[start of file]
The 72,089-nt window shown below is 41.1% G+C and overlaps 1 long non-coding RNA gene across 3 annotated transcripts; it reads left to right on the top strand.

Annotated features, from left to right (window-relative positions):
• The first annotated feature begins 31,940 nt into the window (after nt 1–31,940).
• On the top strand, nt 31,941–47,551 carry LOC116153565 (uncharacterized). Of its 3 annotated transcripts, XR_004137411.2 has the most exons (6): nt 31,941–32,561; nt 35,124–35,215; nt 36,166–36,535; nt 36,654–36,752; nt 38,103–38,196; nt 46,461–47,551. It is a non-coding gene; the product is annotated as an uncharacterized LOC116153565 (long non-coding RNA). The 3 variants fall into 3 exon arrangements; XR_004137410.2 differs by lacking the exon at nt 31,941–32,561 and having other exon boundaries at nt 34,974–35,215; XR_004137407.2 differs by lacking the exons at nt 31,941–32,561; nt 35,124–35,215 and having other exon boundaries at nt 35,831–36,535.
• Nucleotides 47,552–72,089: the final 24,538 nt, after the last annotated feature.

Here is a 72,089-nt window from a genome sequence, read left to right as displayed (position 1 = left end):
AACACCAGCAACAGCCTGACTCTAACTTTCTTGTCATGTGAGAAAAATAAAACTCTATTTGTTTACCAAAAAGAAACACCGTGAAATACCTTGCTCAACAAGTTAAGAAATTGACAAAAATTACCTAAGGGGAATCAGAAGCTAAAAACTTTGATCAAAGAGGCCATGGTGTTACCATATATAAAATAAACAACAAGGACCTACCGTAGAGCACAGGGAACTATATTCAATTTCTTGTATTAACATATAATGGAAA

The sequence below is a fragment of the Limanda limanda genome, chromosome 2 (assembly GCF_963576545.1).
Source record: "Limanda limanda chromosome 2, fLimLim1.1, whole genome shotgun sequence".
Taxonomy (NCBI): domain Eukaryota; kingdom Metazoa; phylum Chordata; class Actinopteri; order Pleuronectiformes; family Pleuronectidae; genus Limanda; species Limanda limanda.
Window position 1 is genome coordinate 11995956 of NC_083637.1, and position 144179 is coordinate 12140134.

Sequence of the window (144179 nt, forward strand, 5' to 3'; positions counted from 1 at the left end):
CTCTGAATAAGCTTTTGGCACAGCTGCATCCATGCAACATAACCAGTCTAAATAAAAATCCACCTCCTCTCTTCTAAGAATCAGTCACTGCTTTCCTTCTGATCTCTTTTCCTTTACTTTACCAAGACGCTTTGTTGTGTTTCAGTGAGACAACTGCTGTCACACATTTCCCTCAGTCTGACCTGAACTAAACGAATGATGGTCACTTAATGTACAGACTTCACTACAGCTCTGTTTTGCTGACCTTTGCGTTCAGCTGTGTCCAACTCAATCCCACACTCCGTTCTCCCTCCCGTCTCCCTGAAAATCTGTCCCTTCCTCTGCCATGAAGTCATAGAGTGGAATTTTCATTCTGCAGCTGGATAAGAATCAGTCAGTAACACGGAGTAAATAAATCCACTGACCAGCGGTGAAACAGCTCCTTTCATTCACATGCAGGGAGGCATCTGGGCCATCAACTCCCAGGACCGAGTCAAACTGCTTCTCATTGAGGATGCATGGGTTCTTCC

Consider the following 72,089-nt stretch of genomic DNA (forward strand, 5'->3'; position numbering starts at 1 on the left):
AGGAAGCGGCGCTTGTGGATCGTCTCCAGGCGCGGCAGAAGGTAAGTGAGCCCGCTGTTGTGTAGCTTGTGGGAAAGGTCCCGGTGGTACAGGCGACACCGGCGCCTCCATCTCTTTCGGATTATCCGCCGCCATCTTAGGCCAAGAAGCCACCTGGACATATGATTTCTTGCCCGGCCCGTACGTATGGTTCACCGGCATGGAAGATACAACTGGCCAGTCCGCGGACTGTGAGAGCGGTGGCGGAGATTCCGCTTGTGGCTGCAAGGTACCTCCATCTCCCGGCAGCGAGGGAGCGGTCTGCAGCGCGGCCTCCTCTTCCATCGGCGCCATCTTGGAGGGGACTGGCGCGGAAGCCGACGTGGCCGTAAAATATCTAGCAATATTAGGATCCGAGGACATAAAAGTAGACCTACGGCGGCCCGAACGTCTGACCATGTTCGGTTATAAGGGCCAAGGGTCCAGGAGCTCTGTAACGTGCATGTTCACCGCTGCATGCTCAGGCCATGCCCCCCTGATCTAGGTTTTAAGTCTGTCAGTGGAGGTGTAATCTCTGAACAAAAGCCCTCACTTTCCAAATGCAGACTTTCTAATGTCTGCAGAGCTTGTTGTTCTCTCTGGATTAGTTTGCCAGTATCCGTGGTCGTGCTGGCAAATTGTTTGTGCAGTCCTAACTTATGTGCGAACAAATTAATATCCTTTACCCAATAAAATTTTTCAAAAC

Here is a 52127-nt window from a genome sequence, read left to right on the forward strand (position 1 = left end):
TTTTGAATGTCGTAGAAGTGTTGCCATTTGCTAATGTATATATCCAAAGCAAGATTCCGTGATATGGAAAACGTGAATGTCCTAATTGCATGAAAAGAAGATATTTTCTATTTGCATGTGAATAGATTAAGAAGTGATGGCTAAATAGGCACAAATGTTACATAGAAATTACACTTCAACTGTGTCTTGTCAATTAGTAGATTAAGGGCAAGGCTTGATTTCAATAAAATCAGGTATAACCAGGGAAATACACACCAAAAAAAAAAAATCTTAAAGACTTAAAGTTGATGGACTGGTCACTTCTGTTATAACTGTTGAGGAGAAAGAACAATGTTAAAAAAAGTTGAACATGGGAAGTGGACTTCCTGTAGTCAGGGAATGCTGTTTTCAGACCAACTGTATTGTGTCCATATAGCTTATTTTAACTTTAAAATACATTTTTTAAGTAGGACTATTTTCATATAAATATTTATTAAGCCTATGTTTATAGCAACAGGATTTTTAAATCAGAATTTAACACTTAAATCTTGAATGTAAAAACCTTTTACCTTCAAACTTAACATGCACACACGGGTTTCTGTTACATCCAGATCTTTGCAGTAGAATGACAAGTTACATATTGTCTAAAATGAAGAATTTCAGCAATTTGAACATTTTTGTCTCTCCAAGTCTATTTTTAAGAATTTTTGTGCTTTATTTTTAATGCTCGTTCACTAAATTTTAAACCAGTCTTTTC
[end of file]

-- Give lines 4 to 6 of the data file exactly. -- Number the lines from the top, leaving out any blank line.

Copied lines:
• On the top strand, nt 31,941–47,551 carry LOC116153565 (uncharacterized). Of its 3 annotated transcripts, XR_004137411.2 has the most exons (6): nt 31,941–32,561; nt 35,124–35,215; nt 36,166–36,535; nt 36,654–36,752; nt 38,103–38,196; nt 46,461–47,551. It is a non-coding gene; the product is annotated as an uncharacterized LOC116153565 (long non-coding RNA). The 3 variants fall into 3 exon arrangements; XR_004137410.2 differs by lacking the exon at nt 31,941–32,561 and having other exon boundaries at nt 34,974–35,215; XR_004137407.2 differs by lacking the exons at nt 31,941–32,561; nt 35,124–35,215 and having other exon boundaries at nt 35,831–36,535.
• Nucleotides 47,552–72,089: the final 24,538 nt, after the last annotated feature.

Here is a 72,089-nt window from a genome sequence, read left to right as displayed (position 1 = left end):